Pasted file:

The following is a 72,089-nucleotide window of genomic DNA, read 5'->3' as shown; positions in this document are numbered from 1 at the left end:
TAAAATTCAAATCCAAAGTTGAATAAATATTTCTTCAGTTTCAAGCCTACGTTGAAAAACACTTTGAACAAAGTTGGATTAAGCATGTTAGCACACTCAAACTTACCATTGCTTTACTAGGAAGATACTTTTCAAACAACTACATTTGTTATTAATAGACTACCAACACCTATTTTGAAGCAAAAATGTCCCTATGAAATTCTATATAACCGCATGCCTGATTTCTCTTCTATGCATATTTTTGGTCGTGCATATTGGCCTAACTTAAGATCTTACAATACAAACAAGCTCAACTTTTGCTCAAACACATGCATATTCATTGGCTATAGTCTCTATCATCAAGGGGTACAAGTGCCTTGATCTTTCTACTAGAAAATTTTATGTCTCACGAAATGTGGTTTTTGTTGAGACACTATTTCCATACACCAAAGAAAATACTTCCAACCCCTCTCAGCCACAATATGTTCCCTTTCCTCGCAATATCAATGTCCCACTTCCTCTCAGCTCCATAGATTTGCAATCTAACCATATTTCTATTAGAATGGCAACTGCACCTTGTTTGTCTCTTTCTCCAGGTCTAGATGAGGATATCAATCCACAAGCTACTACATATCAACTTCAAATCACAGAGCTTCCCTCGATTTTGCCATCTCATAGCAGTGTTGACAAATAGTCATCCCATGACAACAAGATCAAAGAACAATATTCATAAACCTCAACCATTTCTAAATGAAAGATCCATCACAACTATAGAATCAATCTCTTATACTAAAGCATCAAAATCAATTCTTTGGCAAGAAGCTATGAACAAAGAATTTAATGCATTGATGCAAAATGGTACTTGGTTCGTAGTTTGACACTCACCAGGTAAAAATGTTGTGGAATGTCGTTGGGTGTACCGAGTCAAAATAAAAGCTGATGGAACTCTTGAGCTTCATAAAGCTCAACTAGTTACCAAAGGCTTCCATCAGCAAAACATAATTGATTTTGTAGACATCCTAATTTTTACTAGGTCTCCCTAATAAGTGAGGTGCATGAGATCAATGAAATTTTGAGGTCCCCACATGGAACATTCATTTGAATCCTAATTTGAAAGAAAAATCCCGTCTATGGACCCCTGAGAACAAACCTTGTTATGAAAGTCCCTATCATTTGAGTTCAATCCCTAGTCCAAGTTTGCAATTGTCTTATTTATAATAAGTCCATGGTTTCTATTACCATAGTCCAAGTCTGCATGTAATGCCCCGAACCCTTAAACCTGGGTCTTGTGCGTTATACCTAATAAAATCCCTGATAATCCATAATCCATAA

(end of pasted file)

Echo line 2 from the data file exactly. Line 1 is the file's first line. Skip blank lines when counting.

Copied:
TAAAATTCAAATCCAAAGTTGAATAAATATTTCTTCAGTTTCAAGCCTACGTTGAAAAACACTTTGAACAAAGTTGGATTAAGCATGTTAGCACACTCAAACTTACCATTGCTTTACTAGGAAGATACTTTTCAAACAACTACATTTGTTATTAATAGACTACCAACACCTATTTTGAAGCAAAAATGTCCCTATGAAATTCTATATAACCGCATGCCTGATTTCTCTTCTATGCATATTTTTGGTCGTGCATATTGGCCTAACTTAAGATCTTACAATACAAACAAGCTCAACTTTTGCTCAAACACATGCATATTCATTGGCTATAGTCTCTATCATCAAGGGGTACAAGTGCCTTGATCTTTCTACTAGAAAATTTTATGTCTCACGAAATGTGGTTTTTGTTGAGACACTATTTCCATACACCAAAGAAAATACTTCCAACCCCTCTCAGCCACAATATGTTCCCTTTCCTCGCAATATCAATGTCCCACTTCCTCTCAGCTCCATAGATTTGCAATCTAACCATATTTCTATTAGAATGGCAACTGCACCTTGTTTGTCTCTTTCTCCAGGTCTAGATGAGGATATCAATCCACAAGCTACTACATATCAACTTCAAATCACAGAGCTTCCCTCGATTTTGCCATCTCATAGCAGTGTTGACAAATAGTCATCCCATGACAACAAGATCAAAGAACAATATTCATAAACCTCAACCATTTCTAAATGAAAGATCCATCACAACTATAGAATCAATCTCTTATACTAAAGCATCAAAATCAATTCTTTGGCAAGAAGCTATGAACAAAGAATTTAATGCATTGATGCAAAATGGTACTTGGTTCGTAGTTTGACACTCACCAGGTAAAAATGTTGTGGAATGTCGTTGGGTGTACCGAGTCAAAATAAAAGCTGATGGAACTCTTGAGCTTCATAAAGCTCAACTAGTTACCAAAGGCTTCCATCAGCAAAACATAATTGATTTTGTAGACATCCTAATTTTTACTAGGTCTCCCTAATAAGTGAGGTGCATGAGATCAATGAAATTTTGAGGTCCCCACATGGAACATTCATTTGAATCCTAATTTGAAAGAAAAATCCCGTCTATGGACCCCTGAGAACAAACCTTGTTATGAAAGTCCCTATCATTTGAGTTCAATCCCTAGTCCAAGTTTGCAATTGTCTTATTTATAATAAGTCCATGGTTTCTATTACCATAGTCCAAGTCTGCATGTAATGCCCCGAACCCTTAAACCTGGGTCTTGTGCGTTATACCTAATAAAATCCCTGATAATCCATAATCCATAA